Informing yourself about what to expect and how to prepare for your trip to Tanzania is one of the best things you can do to make sure your journey is enjoyable and goes without a hitch. Here is the Tanzanian Tourist Board’s official information about everything you will need to equip yourself for your trip: bank information and details about how to change money, health precautions to take with extra information about malaria prevention and awareness, travel insurance, where to find hospitals and clinics, how to arrange your visas, and a brief overview of security. Once you know the basic facts, you will be well-informed and prepared for your stay in Tanzania, confident in every situation and ready for the lifetime trip experience.
1: You can book your flight depending on where your safari brings you, arrival and departure may be different. We can give you a fitting travel advice based on your trip. There is not only a difference in destination airport but also in airlines. The airlines that are utilized most by our guests are: KLM, Emirates, Ethiopian Airlines, Kenya Airways, Qatar Airways and Turkish Airlines. There is a quality and price difference between the different airlines. Jumbo Tours will arrange all the transfers for you from arrival to departure.
2: Visa requirements: Every “foreigner” is expected to have a valid visa to entry the country unless the country of origin has a treaty with Tanzania under which the visa is not required. Please note that your passport must be valid for at least 6 months after your date of departure from Tanzania. There are several ways of obtaining a visa:
- Through the Embassy/Consulate of the United Republic of Tanzania.
- At the immigration service at the arrival airport in Tanzania.
Please make sure that if you travel via Kenya you also get a so-called transit visa in Kenya, and you get a travel visa once arrived at the Tanzanian airport or the border of Tanzania. You will have to pay cash in U$D (U$D 50. – October 2015), please check the price before you leave.
3: The currency of Tanzania is the Tanzanian Shilling (TZS). There are coins of 50, 100, 200 and 500 TZS and bank notes of 500, 1,000, 2,000, 5,000 and 10,000 TZS. The Foreign currencies, particularly Euros and US Dollars, are generally accepted and are convertible to Tanzanian Shillings (TZS) at banks and currency exchange offices. Please note that no dollar bills are accepted older than 2006. Credit cards are quite accepted in mid-range and accepted in high-end lodges. In the larger cities there are good ATM facilities. If you are planning to use your debit or credit card be sure to notify your bank you will be traveling abroad, because most banks will deactivate your card if you have not notified them.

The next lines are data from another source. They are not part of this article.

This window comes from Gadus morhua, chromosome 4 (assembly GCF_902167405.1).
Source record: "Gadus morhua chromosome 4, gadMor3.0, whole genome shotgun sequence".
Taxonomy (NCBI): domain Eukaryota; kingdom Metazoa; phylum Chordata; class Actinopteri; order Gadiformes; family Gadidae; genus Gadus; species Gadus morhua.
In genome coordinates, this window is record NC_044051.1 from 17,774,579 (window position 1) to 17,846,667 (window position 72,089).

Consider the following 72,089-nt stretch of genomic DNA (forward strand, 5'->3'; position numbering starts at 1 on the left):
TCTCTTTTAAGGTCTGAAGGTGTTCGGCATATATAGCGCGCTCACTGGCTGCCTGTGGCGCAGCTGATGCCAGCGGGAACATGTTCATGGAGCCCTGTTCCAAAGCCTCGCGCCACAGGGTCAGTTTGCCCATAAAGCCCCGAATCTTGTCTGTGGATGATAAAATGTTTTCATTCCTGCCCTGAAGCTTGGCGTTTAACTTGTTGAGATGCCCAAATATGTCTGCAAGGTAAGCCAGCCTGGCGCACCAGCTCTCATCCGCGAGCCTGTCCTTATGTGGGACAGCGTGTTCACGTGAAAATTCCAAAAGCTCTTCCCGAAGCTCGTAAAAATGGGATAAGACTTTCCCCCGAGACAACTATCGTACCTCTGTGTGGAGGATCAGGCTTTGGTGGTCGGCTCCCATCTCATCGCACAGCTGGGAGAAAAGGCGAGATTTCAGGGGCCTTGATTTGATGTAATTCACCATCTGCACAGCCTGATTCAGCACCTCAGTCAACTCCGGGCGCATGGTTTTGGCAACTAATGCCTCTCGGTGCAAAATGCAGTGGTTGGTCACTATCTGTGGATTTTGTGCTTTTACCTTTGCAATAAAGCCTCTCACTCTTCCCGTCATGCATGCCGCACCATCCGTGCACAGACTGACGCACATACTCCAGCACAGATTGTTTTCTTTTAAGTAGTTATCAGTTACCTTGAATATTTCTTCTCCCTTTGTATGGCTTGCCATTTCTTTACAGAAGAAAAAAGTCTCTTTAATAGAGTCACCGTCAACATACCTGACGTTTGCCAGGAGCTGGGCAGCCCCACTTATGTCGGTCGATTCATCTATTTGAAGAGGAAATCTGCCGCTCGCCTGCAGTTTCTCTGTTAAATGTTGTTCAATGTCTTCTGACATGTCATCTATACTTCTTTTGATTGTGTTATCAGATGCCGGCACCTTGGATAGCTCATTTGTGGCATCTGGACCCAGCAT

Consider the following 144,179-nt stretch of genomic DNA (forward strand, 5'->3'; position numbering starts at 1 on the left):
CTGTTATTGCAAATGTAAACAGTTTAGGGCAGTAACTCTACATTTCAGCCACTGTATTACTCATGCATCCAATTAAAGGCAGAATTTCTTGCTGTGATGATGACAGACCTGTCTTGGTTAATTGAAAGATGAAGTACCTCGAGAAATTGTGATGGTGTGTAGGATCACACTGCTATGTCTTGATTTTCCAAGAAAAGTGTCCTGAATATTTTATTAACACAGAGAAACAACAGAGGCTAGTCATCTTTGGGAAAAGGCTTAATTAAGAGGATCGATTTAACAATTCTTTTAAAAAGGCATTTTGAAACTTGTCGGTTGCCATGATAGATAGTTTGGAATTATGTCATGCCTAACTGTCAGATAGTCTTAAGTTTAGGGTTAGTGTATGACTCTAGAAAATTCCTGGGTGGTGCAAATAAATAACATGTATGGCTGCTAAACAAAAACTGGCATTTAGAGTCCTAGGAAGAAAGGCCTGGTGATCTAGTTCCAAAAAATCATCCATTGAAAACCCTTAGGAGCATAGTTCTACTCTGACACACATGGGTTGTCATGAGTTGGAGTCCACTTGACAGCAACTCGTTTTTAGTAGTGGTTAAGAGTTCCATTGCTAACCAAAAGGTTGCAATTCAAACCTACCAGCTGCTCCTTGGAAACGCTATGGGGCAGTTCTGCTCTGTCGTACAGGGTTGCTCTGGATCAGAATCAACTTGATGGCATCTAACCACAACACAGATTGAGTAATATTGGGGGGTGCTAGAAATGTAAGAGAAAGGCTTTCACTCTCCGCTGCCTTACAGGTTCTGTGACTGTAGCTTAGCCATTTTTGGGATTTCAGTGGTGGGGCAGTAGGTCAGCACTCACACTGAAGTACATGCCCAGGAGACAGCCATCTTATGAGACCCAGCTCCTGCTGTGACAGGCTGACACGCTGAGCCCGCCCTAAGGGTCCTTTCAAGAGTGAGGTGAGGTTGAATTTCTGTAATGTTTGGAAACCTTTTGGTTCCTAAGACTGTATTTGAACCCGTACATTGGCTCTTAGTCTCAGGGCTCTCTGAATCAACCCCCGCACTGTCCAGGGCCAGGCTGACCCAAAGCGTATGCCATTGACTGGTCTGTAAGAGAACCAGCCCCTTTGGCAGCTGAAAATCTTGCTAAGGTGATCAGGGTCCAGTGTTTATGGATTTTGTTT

4: Electricity in Tanzania is 220-240v. Power failures can occur; therefore bringing a flashlight is advisable. Most places will have a generator to keep the power going, however during the night hours these are often turned off. We advise you to take a universal adapter in order to be able to use your electrical appliances.
5: Swahili and English are the official languages of Tanzania. Most of the people working in the tourism industry are fluent in English and very often they speak another foreign language.
6: Jumbo Tours does not have any luggage restrictions, however airlines companies do. Please note, if you also have a domestic flight it is important to check the limitations for this company as well, since these limitations often vary from international flights.
7: It is important to keep you camera and other equipment dust free and in cool places, to ensure a longer lifespan of the equipment. We offer the possibility to recharge your batteries in our safari car, and it is also possible to charge them at your hotel/lodge. If you would like to take a picture of the local people, please ask for permission. It is not permitted to take pictures of formal people/objects, such as police officers, military, barracks, airports or national flags. If in doubt, do not do it, it is not worth the trouble.
Take Lots Of Photos; you may only see these places & meet these people once in your lifetime. Remember them forever with plenty of photos. Don’t worry about looking like a “tourist”. Are you traveling to look cool? No one cares. Great photos are the ultimate souvenir. They don’t cost anything, they’re easy to share with others, and they don’t take up space in your luggage. Just remember once you have your shot to get out from behind the lens and enjoy the view.
8: Climate: Tanzania is close to the equator; the climate at the coast of Tanzania and on the islands is a tropical climate and therefore the country is warm all year round. The temperature high and low difference normally is about 5 degrees. In the northern parks it is not as hot as in the south, generally the temperature lies between 23-32 degrees and this is very pleasant. There is a temperature difference between areas; such as on the Ngorongoro Crater rim it is always a bit cooler. Normally during the rainy season (form June – October) the temperatures are a bit lower. Temperatures on Mount Kilimanjaro (always covered in snow and ice) and Mount Meru are much lower and drop below zero. There are two rain seasons in Tanzania. The smaller rain season is from October to November and the bigger rain season from March to May.